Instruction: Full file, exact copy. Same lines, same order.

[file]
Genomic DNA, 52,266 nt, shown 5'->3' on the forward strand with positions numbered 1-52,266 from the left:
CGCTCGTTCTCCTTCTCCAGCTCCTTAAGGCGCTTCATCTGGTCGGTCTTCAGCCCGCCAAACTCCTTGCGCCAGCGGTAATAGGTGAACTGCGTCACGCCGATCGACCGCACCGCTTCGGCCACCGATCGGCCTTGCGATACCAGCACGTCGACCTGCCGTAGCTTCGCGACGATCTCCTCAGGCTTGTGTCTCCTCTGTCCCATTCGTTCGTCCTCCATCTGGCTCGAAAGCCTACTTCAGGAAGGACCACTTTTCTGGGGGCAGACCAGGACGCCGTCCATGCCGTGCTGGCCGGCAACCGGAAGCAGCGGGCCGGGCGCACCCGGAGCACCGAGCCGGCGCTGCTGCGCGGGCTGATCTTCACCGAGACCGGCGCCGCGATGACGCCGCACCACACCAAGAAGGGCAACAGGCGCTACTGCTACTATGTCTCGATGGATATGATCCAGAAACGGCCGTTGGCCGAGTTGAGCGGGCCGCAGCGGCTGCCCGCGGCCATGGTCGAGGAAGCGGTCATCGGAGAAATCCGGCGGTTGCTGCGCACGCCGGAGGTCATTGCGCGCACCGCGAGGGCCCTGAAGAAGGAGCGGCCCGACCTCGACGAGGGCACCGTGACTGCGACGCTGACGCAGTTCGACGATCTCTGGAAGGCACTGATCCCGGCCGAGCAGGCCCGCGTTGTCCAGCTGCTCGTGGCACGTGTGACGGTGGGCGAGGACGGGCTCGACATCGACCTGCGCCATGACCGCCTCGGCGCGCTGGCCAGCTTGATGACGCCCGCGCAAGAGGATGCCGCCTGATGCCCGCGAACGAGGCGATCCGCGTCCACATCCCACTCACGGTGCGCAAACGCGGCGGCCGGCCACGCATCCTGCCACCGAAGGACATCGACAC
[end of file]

Genomic DNA, 52,266 nt, shown 5'->3' on the forward strand with positions numbered 1-52,266 from the left:
CGCTCGTTCTCCTTCTCCAGCTCCTTAAGGCGCTTCATCTGGTCGGTCTTCAGCCCGCCAAACTCCTTGCGCCAGCGGTAATAGGTGAACTGCGTCACGCCGATCGACCGCACCGCTTCGGCCACCGATCGGCCTTGCGATACCAGCACGTCGACCTGCCGTAGCTTCGCGACGATCTCCTCAGGCTTGTGTCTCCTCTGTCCCATTCGTTCGTCCTCCATCTGGCTCGAAAGCCTACTTCAGGAAGGACCACTTTTCTGGGGGCAGACCAGGACGCCGTCCATGCCGTGCTGGCCGGCAACCGGAAGCAGCGGGCCGGGCGCACCCGGAGCACCGAGCCGGCGCTGCTGCGCGGGCTGATCTTCACCGAGACCGGCGCCGCGATGACGCCGCACCACACCAAGAAGGGCAACAGGCGCTACTGCTACTATGTCTCGATGGATATGATCCAGAAACGGCCGTTGGCCGAGTTGAGCGGGCCGCAGCGGCTGCCCGCGGCCATGGTCGAGGAAGCGGTCATCGGAGAAATCCGGCGGTTGCTGCGCACGCCGGAGGTCATTGCGCGCACCGCGAGGGCCCTGAAGAAGGAGCGGCCCGACCTCGACGAGGGCACCGTGACTGCGACGCTGACGCAGTTCGACGATCTCTGGAAGGCACTGATCCCGGCCGAGCAGGCCCGCGTTGTCCAGCTGCTCGTGGCACGTGTGACGGTGGGCGAGGACGGGCTCGACATCGACCTGCGCCATGACCGCCTCGGCGCGCTGGCCAGCTTGATGACGCCCGCGCAAGAGGATGCCGCCTGATGCCCGCGAACGAGGCGATCCGCGTCCACATCCCACTCACGGTGCGCAAACGCGGCGGCCGGCCACGCATCCTGCCACCGAAGGACATCGACAC